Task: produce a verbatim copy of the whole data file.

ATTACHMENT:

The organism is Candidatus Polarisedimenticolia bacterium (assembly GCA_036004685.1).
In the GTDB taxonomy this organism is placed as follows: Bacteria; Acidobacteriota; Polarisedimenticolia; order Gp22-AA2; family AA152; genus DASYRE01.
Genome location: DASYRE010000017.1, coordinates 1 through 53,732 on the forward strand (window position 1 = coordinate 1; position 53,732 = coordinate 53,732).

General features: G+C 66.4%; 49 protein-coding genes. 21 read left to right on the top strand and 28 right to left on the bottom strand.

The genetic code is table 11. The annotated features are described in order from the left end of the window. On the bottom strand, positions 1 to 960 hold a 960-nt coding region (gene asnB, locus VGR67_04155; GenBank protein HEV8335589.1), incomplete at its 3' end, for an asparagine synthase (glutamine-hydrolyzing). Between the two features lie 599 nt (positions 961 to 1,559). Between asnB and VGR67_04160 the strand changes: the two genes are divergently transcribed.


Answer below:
The organism is Candidatus Polarisedimenticolia bacterium (assembly GCA_036004685.1).
In the GTDB taxonomy this organism is placed as follows: Bacteria; Acidobacteriota; Polarisedimenticolia; order Gp22-AA2; family AA152; genus DASYRE01.
Genome location: DASYRE010000017.1, coordinates 1 through 53,732 on the forward strand (window position 1 = coordinate 1; position 53,732 = coordinate 53,732).

General features: G+C 66.4%; 49 protein-coding genes. 21 read left to right on the top strand and 28 right to left on the bottom strand.

The genetic code is table 11. The annotated features are described in order from the left end of the window. On the bottom strand, positions 1 to 960 hold a 960-nt coding region (gene asnB, locus VGR67_04155; GenBank protein HEV8335589.1), incomplete at its 3' end, for an asparagine synthase (glutamine-hydrolyzing). Between the two features lie 599 nt (positions 961 to 1,559). Between asnB and VGR67_04160 the strand changes: the two genes are divergently transcribed.